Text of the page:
Nashville’s history began more Than 200 years ago. Long before the first guitar picker ever moved into town, the settlement of Nashborough – named after Revolutionary War hero General Francis Nash – was being constructed as a fort on the west banks of the Cumberland River in 1779-80. Two groups of pioneer settlers, led by the founding fathers James Robertson and Colonel John Donelson, came by land and by water from Fort Patrick Henry in East Tennessee. James Robertson led a party of men on foot and horseback, arriving on Christmas Day 1779. John Donelson led a flotilla of approximately 30 flatboats, carrying the wives and children of the men who went with Robertson. Traveling a thousand miles and surviving many hazards including Indian attacks, the Donelson party arrived on April 24, 1780, reuniting some 60 families. Col. Donelson’s daughter Rachel would soon become the wife of Andrew Jackson, the nation’s seventh president. Many things had changed within ten years of settlement. Nashborough underwent a name change and became Nashville. The first school was chartered – Davidson Academy, which remains operational today. Andrew Jackson arrived in town to serve as the public prosecutor, and in 1788 Bob Renfroe opened the first tavern owned and operated by freed African Americans. In 1796, Tennessee became the 16th state admitted to the Union. With the War of 1812, Tennessee earned its affectionate nickname of the “Volunteer State” by sending hundreds more soldiers to the war than was asked. And soon after, Nashville began to develop its own nicknames. In 1824, the music publishing industry took root with the publication of Western Harmony, a book of hymns and instructions for singing. Unbeknownst at the time, the book helped shape Nashville as “Music City” and the “Buckle of the Bible Belt.” Andrew Jackson was elected the seventh president in 1828. He built his plantation, The Hermitage, for his beloved wife Rachel. The home and acreage remain today – one of the few presidential homes with a majority of the original furnishings on display.
Nashville was named the permanent capital of Tennessee in 1843, and one year later another Tennessean was elected president – James K. Polk. The year 1845 ushered in the construction of the state capitol building, designed by William Strickland, and the death of Andrew Jackson. Polk died in 1849, only a few years after Jackson’s death, and was buried with his wife on the grounds of the State Capitol. During the Civil War, African-American Nashvillians helped Union troops construct Fort Negley. The partially-restored fort remains today overlooking downtown, and is open to the public. Like many cities, the Civil War steered Nashville in a new direction – a direction looking toward the future and the education of its youth. In a span of 25 years following the war, four colleges were founded including Vanderbilt University as well as Fisk University and Meharry Medical College – colleges established for the higher education of African Americans. With the opening of these learning centers, Nashville developed a third prominent nickname, the “Athens of the South.” The last decade of the 19th century proved to be an explosive one for many industries. The Ryman Auditorium was constructed originally as the Union Gospel Tabernacle, and today it’s rated one of the top theaters in the country for performances. Joel Cheek developed the Maxwell House Coffee blend, still going strong 100 years later. Edward Barnard, a local astronomer, discovered the fifth moon of Jupiter. R.H. Boyd founded the National Baptist Publishing Board for the publications of religious materials relevant to the African-American experience. The publishing house is still run by his ancestors. The Tennessee Centennial Exposition was held in 1896 and The Parthenon was constructed in Centennial Park to honor the city’s educational commitment as the “Athens of the South”.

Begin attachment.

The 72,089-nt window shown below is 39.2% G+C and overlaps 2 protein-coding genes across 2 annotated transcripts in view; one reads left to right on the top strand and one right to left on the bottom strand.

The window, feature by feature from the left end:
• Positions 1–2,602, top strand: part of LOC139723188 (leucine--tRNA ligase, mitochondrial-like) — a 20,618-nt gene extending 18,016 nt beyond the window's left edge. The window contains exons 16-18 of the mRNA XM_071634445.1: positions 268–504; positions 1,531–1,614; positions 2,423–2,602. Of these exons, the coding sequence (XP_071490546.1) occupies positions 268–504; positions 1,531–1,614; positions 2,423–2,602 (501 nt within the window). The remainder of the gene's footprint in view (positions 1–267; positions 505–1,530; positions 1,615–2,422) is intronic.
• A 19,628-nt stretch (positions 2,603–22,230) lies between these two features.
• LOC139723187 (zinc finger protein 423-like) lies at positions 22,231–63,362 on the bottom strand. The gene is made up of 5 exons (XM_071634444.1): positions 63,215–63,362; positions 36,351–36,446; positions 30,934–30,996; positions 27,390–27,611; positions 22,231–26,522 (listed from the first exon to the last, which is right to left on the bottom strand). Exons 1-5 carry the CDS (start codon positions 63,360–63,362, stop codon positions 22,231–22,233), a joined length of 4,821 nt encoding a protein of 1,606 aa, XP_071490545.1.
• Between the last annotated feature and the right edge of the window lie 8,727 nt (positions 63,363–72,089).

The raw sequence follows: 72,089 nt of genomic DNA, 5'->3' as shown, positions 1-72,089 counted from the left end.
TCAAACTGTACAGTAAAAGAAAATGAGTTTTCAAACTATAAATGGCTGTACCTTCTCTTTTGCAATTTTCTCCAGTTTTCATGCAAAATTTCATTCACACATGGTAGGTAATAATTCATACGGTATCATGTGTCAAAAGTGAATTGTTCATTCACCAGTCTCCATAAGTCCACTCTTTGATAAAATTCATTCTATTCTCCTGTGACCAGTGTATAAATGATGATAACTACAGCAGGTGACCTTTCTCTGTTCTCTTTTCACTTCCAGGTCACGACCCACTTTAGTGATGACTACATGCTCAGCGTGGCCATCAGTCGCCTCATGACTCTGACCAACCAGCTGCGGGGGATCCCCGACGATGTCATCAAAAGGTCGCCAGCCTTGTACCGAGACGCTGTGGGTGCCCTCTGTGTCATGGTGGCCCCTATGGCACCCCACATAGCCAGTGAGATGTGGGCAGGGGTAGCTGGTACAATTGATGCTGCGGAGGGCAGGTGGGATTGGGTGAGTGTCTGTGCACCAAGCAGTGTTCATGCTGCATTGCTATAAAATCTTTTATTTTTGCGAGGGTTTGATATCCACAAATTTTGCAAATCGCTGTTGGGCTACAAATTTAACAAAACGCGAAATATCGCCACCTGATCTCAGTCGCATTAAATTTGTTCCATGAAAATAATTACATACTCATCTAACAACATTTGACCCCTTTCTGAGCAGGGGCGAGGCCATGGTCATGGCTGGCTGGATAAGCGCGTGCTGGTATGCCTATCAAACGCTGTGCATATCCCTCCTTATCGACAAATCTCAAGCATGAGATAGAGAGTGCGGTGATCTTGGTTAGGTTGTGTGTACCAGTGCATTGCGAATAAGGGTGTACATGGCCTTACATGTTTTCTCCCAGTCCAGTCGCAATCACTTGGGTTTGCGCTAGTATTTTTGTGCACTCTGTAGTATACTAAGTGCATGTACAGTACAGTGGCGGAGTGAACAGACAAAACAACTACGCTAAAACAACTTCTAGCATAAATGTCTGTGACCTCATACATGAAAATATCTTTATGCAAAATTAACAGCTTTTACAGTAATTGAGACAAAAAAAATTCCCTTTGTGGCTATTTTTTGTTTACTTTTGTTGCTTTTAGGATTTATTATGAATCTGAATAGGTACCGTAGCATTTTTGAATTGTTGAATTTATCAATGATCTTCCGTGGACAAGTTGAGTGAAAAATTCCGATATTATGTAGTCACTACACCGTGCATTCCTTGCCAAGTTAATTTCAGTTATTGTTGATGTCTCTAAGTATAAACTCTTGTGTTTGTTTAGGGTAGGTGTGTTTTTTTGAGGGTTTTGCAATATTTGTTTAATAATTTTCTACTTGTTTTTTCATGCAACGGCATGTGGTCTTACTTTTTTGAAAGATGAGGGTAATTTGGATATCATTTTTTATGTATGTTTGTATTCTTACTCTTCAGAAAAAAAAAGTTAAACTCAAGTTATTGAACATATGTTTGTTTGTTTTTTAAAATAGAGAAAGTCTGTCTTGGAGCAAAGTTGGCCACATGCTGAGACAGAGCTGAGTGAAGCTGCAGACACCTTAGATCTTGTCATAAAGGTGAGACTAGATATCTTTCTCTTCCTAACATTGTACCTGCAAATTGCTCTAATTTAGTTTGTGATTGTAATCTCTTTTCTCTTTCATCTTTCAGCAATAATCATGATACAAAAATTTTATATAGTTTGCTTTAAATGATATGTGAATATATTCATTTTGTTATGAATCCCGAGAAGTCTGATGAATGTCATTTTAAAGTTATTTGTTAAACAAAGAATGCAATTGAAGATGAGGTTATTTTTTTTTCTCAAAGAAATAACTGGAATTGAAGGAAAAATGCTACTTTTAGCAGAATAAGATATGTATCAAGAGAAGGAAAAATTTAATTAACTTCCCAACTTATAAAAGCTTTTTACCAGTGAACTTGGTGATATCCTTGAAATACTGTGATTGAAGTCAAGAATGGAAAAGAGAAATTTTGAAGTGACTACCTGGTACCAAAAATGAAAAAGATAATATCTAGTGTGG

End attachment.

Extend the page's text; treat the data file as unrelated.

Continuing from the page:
With the turn of the century came the city’s first downtown skyscraper, the first African-American-owned bank – One Cent Savings Bank, the first movie theater and the first Model T Ford in Nashville. Women’s Suffrage campaigns and African American streetcar boycotts took center stage while the world was preparing for its First World War. The Roaring Twenties opened up the doors to music, and with it came the first symphony orchestra and the first show of many for the Grand Ole Opry. The nation slowed down with the Great Depression and waited for relief with President Roosevelt’s New Deal. In Nashville, the Parthenon was re-opened in its permanent form, and the construction of Cheekwood mansion was the city’s largest employer. The mid 1940s and early 1950s saw a new movement beginning in the music world. The Opry moved downtown to the Ryman and bestowed upon the Ryman its most affectionate nickname, the “Mother Church of Country Music.” Music Row, located on 16th and 17th Avenues South, not far from downtown, began to take shape with the construction of recording studios and record labels. Castle Studio, Nashville’s first recording studio, opened. Capitol Records became the first major company to locate its director of country music to Nashville. And the Country Music Association was founded. Soon the famous RCA Studio B opened its doors on Music Row and instantly became famous under the management of Chet Atkins. Here the “Nashville Sound” was crafted and performers like Elvis, the Everly Brothers, and Dolly Parton recorded their chart-topping hits. The Opry said good-bye to the Ryman in 1974 when it moved to its new home on the Gaylord Opryland complex. It was then that the Ryman fell into misuse and dilapidation, and it wasn’t until 1994 that the Ryman was restored to its grandeur. In 1996, Tennessee celebrated its Bicentennial, and a mall was constructed north of the capitol to mark the tremendous occasion. With the turn of the 21st century, downtown witnessed a new birth. The Country Music Hall of Fame and Museum relocated across from the Bridgestone Arena. The Frist Center for the Visual Arts opened its doors in the former Art Deco U.S. Post Office, the Schermerhorn Symphony Center and the Nashville Public Library also added to downtown’s charm. Sports fans were pleased when the Tennessee Titans (formerly the Houston Oilers) moved to town and made their home at LP Field and the Nashville Predators NHL team moved into the Bridgestone Arena. The addition of several mixed-use high rises created a boom in downtown living and shopping, bringing downtown to life.